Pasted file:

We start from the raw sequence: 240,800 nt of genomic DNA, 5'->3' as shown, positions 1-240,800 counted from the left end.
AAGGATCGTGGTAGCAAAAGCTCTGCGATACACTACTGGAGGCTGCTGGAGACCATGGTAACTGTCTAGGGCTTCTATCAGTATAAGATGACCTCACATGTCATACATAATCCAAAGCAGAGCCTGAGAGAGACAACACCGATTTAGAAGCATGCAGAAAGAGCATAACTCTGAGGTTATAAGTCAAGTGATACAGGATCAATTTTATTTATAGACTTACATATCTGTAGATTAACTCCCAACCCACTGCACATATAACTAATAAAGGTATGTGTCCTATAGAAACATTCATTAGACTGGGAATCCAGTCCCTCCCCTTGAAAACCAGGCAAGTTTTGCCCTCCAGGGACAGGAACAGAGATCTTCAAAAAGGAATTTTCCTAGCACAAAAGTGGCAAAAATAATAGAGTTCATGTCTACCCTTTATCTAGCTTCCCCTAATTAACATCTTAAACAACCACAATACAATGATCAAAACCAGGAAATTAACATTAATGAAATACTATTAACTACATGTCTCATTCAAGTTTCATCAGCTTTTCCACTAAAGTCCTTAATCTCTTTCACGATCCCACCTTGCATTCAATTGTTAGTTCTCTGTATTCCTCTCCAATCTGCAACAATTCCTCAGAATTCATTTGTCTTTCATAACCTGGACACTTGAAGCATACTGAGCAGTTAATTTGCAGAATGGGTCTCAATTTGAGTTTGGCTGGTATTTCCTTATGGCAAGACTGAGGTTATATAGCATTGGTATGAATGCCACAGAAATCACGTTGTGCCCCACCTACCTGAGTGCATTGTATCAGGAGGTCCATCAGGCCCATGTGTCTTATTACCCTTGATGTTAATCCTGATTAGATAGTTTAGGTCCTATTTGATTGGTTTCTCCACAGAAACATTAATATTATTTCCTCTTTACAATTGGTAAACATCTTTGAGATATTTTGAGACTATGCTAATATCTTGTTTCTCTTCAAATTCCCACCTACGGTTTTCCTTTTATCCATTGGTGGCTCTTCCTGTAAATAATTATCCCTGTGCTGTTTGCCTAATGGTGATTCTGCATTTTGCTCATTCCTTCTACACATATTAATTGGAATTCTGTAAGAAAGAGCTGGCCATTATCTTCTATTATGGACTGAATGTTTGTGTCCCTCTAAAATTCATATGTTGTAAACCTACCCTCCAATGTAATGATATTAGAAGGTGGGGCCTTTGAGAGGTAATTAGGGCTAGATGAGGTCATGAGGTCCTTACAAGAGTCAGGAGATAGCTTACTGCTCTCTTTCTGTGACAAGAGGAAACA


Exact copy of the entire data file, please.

We start from the raw sequence: 240,800 nt of genomic DNA, 5'->3' as shown, positions 1-240,800 counted from the left end.
AAGGATCGTGGTAGCAAAAGCTCTGCGATACACTACTGGAGGCTGCTGGAGACCATGGTAACTGTCTAGGGCTTCTATCAGTATAAGATGACCTCACATGTCATACATAATCCAAAGCAGAGCCTGAGAGAGACAACACCGATTTAGAAGCATGCAGAAAGAGCATAACTCTGAGGTTATAAGTCAAGTGATACAGGATCAATTTTATTTATAGACTTACATATCTGTAGATTAACTCCCAACCCACTGCACATATAACTAATAAAGGTATGTGTCCTATAGAAACATTCATTAGACTGGGAATCCAGTCCCTCCCCTTGAAAACCAGGCAAGTTTTGCCCTCCAGGGACAGGAACAGAGATCTTCAAAAAGGAATTTTCCTAGCACAAAAGTGGCAAAAATAATAGAGTTCATGTCTACCCTTTATCTAGCTTCCCCTAATTAACATCTTAAACAACCACAATACAATGATCAAAACCAGGAAATTAACATTAATGAAATACTATTAACTACATGTCTCATTCAAGTTTCATCAGCTTTTCCACTAAAGTCCTTAATCTCTTTCACGATCCCACCTTGCATTCAATTGTTAGTTCTCTGTATTCCTCTCCAATCTGCAACAATTCCTCAGAATTCATTTGTCTTTCATAACCTGGACACTTGAAGCATACTGAGCAGTTAATTTGCAGAATGGGTCTCAATTTGAGTTTGGCTGGTATTTCCTTATGGCAAGACTGAGGTTATATAGCATTGGTATGAATGCCACAGAAATCACGTTGTGCCCCACCTACCTGAGTGCATTGTATCAGGAGGTCCATCAGGCCCATGTGTCTTATTACCCTTGATGTTAATCCTGATTAGATAGTTTAGGTCCTATTTGATTGGTTTCTCCACAGAAACATTAATATTATTTCCTCTTTACAATTGGTAAACATCTTTGAGATATTTTGAGACTATGCTAATATCTTGTTTCTCTTCAAATTCCCACCTACGGTTTTCCTTTTATCCATTGGTGGCTCTTCCTGTAAATAATTATCCCTGTGCTGTTTGCCTAATGGTGATTCTGCATTTTGCTCATTCCTTCTACACATATTAATTGGAATTCTGTAAGAAAGAGCTGGCCATTATCTTCTATTATGGACTGAATGTTTGTGTCCCTCTAAAATTCATATGTTGTAAACCTACCCTCCAATGTAATGATATTAGAAGGTGGGGCCTTTGAGAGGTAATTAGGGCTAGATGAGGTCATGAGGTCCTTACAAGAGTCAGGAGATAGCTTACTGCTCTCTTTCTGTGACAAGAGGAAACA